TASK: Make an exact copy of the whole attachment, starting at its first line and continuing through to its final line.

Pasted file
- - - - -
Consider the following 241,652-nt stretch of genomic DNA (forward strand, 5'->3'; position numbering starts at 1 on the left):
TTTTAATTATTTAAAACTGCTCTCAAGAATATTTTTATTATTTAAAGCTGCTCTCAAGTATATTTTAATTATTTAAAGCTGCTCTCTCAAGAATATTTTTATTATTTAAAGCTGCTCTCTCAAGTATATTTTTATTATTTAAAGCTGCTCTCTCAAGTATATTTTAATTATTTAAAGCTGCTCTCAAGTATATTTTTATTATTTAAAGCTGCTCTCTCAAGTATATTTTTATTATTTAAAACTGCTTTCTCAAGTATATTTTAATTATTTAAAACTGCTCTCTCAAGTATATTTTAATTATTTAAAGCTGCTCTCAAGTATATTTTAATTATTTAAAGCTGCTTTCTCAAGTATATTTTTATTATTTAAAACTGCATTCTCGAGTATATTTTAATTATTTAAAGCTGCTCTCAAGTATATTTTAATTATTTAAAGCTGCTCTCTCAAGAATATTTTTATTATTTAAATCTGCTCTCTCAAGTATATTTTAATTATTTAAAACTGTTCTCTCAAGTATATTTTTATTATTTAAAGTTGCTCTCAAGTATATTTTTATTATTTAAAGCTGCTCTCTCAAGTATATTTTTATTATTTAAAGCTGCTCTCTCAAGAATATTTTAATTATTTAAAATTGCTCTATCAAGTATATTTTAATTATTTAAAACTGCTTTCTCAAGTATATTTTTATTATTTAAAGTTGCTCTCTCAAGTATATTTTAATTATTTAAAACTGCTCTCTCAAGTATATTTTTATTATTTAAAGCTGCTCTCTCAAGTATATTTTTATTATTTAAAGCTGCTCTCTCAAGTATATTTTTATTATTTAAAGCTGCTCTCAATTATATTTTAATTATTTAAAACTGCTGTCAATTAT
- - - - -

Consider the following 241,652-nt stretch of genomic DNA (forward strand, 5'->3'; position numbering starts at 1 on the left):
TTTTAATTATTTAAAACTGCTCTCAAGAATATTTTTATTATTTAAAGCTGCTCTCAAGTATATTTTAATTATTTAAAGCTGCTCTCTCAAGAATATTTTTATTATTTAAAGCTGCTCTCTCAAGTATATTTTTATTATTTAAAGCTGCTCTCTCAAGTATATTTTAATTATTTAAAGCTGCTCTCAAGTATATTTTTATTATTTAAAGCTGCTCTCTCAAGTATATTTTTATTATTTAAAACTGCTTTCTCAAGTATATTTTAATTATTTAAAACTGCTCTCTCAAGTATATTTTAATTATTTAAAGCTGCTCTCAAGTATATTTTAATTATTTAAAGCTGCTTTCTCAAGTATATTTTTATTATTTAAAACTGCATTCTCGAGTATATTTTAATTATTTAAAGCTGCTCTCAAGTATATTTTAATTATTTAAAGCTGCTCTCTCAAGAATATTTTTATTATTTAAATCTGCTCTCTCAAGTATATTTTAATTATTTAAAACTGTTCTCTCAAGTATATTTTTATTATTTAAAGTTGCTCTCAAGTATATTTTTATTATTTAAAGCTGCTCTCTCAAGTATATTTTTATTATTTAAAGCTGCTCTCTCAAGAATATTTTAATTATTTAAAATTGCTCTATCAAGTATATTTTAATTATTTAAAACTGCTTTCTCAAGTATATTTTTATTATTTAAAGTTGCTCTCTCAAGTATATTTTAATTATTTAAAACTGCTCTCTCAAGTATATTTTTATTATTTAAAGCTGCTCTCTCAAGTATATTTTTATTATTTAAAGCTGCTCTCTCAAGTATATTTTTATTATTTAAAGCTGCTCTCAATTATATTTTAATTATTTAAAACTGCTGTCAATTAT